That’s part of the reason why US markets are down heavily this year while the Aussie market has done much better. For example, the S&P 500 is down around 25% from its peak. Meanwhile, the ASX 200 is only down around 12.5% from its peak.

However, if I denominate the ASX 200 in US dollars, as you can see below, it’s down more than 27% from its high:


Fat Tail Investment Research

Source: Optuma

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So adjusting for currency movements, the Aussie market is on par with the US.

Can you see now how floating rate currencies can cushion the effects of global capital flows and economic currents?

But it can only absorb so much before other factors come into play — like imported inflation forcing the RBA to raise rates even further. There are many examples in history (especially in developing markets) where central banks have to raise rates to defend their currency.

If history is any guide, it’s probably getting close to a bottom for the Aussie dollar here. But in the short term, with the Fed pushing the US into recession, you can’t rule out more downside.

Much will depend on this week’s (lagging) inflation figures, due out on Thursday in the US. A better-than-expected number for September should see markets — and the Aussie dollar — rally sharply. But if it remains higher than forecast, all hell could break loose.

There’s one other currency impact I want to point out. It relates to commodities and what our producers receive for their goods. You see, when the Aussie dollar falls, and the US dollar price of a commodity remains stable, the Aussie dollar price rises.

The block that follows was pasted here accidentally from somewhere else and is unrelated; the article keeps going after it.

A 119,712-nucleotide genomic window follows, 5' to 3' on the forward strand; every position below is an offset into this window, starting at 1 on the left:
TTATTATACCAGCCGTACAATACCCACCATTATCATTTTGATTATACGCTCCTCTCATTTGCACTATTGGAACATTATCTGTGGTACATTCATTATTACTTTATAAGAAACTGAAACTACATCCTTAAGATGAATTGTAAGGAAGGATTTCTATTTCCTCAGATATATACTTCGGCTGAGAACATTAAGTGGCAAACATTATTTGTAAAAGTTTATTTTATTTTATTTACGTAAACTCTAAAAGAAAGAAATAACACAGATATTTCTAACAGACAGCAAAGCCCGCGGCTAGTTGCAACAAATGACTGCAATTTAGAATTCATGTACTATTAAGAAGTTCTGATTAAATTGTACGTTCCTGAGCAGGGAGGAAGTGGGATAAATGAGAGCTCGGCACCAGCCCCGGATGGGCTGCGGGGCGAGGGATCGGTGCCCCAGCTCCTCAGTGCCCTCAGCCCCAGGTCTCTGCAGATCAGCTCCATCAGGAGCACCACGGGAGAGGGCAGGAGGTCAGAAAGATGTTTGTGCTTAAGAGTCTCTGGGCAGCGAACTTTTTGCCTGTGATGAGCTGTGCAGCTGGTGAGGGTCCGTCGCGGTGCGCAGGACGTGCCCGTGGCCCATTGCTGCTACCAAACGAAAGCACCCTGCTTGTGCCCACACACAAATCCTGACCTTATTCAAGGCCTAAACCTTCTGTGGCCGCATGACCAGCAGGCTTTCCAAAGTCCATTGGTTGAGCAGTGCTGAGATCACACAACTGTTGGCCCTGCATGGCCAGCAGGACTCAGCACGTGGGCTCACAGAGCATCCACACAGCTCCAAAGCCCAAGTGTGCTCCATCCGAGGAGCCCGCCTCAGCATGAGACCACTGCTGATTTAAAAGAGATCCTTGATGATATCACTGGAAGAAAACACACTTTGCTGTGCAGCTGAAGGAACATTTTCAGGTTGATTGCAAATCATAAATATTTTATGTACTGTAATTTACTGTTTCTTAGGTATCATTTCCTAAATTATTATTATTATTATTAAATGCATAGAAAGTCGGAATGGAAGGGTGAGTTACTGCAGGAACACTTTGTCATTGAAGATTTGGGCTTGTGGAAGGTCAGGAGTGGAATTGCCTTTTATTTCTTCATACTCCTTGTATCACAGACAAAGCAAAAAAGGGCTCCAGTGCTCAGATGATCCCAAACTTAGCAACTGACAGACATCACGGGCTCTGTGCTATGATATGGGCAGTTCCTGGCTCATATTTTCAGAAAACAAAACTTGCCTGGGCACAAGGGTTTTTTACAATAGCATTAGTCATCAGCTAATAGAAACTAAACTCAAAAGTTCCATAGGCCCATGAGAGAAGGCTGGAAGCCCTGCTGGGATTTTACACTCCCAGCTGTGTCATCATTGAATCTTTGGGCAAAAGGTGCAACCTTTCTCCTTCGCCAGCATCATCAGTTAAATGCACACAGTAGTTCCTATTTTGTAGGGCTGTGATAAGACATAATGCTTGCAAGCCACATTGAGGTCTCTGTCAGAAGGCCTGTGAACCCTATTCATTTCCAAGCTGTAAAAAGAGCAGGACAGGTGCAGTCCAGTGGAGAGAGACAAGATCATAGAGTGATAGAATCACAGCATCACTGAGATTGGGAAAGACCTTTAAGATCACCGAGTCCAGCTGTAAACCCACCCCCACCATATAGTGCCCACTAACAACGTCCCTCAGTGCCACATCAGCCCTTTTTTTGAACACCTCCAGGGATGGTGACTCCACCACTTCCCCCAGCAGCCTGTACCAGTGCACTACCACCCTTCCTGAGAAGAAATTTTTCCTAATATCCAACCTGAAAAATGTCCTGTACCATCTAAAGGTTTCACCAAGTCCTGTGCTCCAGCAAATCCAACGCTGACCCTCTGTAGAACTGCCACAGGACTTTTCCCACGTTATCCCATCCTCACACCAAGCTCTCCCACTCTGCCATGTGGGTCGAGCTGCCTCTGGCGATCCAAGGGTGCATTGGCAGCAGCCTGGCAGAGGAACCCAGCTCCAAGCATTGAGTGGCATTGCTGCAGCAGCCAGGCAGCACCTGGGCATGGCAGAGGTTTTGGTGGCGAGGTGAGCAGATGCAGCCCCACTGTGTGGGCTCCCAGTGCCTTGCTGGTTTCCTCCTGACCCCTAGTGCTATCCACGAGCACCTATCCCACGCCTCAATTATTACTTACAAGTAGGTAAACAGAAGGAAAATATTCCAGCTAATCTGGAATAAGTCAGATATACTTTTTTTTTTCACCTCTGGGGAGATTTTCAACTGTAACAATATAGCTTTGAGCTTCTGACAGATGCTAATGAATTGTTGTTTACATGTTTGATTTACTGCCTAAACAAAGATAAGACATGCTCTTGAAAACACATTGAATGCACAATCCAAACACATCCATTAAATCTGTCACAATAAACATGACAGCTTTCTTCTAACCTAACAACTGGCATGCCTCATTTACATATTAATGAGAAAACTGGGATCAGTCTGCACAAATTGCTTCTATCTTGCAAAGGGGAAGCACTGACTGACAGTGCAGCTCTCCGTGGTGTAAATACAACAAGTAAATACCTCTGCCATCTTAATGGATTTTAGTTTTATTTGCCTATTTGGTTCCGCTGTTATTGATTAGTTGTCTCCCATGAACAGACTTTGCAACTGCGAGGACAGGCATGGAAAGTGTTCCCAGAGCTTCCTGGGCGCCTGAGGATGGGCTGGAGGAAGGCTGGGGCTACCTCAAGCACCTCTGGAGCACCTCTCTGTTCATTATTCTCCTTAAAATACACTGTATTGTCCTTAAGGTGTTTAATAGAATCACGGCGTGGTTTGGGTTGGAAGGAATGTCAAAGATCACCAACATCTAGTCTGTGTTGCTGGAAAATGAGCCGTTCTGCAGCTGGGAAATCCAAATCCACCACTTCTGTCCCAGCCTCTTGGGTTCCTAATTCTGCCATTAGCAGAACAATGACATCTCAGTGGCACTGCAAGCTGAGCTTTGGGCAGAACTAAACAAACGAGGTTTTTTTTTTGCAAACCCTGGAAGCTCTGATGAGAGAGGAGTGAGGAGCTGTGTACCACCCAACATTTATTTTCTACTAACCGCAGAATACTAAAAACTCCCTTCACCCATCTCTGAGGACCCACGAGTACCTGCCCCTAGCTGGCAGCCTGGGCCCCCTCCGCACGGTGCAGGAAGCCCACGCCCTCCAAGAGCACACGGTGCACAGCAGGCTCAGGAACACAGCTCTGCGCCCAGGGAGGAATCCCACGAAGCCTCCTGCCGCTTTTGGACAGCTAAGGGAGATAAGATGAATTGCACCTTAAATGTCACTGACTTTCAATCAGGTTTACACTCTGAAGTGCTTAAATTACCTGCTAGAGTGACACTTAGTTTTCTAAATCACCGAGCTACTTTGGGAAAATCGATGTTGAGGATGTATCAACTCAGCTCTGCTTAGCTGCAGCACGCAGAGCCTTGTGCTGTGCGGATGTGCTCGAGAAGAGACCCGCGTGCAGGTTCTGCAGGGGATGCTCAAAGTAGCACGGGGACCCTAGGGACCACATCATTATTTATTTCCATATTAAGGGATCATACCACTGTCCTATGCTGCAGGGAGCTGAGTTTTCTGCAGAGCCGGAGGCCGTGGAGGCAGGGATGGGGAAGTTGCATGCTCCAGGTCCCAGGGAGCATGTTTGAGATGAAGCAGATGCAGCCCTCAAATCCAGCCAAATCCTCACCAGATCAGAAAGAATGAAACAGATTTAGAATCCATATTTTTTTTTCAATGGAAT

That’s been happening lately, especially with gold and oil. In the last few weeks, the Aussie dollar gold price has jumped by around $150/ounce to $2,650. Brent crude, priced in Aussie dollars, has gone from $130/bbl to $150/bbl.

Not all companies benefit uniformly from this rise. Some have US dollar contracts, and in the case of the big energy companies, they report in US dollars anyway.

But overall, the rise in price is beneficial to Aussie-based producers. In the case of gold, the miners’ share prices just aren’t responding. I’ve shown the chart below before. The gap between the Aussie-dollar gold price and the ASX Gold Index just keeps getting wider:


Fat Tail Investment Research

Source: Optuma

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That just shows you how deep a bear market gold stocks are in right now. But when the turn comes, the gains will be substantial, in my view.

The ‘discount’ on energy stocks isn’t as great. The chart below shows Brent crude in Aussie dollars versus the ASX 200 Energy Index. Energy stocks have been in a bull market, unlike gold stocks:


Fat Tail Investment Research

Source: Optuma

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But there’s still a discount there. It’s like the energy stocks aren’t convinced that high oil prices will remain. Maybe with the Fed on an inflation war path, oil prices will succumb to demand destruction in the short term.

As I’ve pointed out before, even with the dollar so strong and Biden depleting the Strategic Petroleum Reserve to its lowest levels since the early 1980s, oil prices remain strong.

And thanks to the weak Aussie dollar, prices in the local currency aren’t far off the all-time highs reached just a few months ago.

That’s why you’re still getting smashed at the petrol bower.

This brings me back to inflation. A reader recently asked how I can be both bullish on oil and think inflation is heading lower.

I’ve run out of time and space today, but I’ll answer that question in an upcoming essay.

Regards,

Greg Canavan Signature

Greg Canavan,
Editor, The Daily Reckoning Australia

PS: To see that upcoming essay, you’ll need to become one of our paying subscribers. If you’re interested in Greg Canavan’s insights, you can sign up for his service, Fat Tail Investment Advisory, here.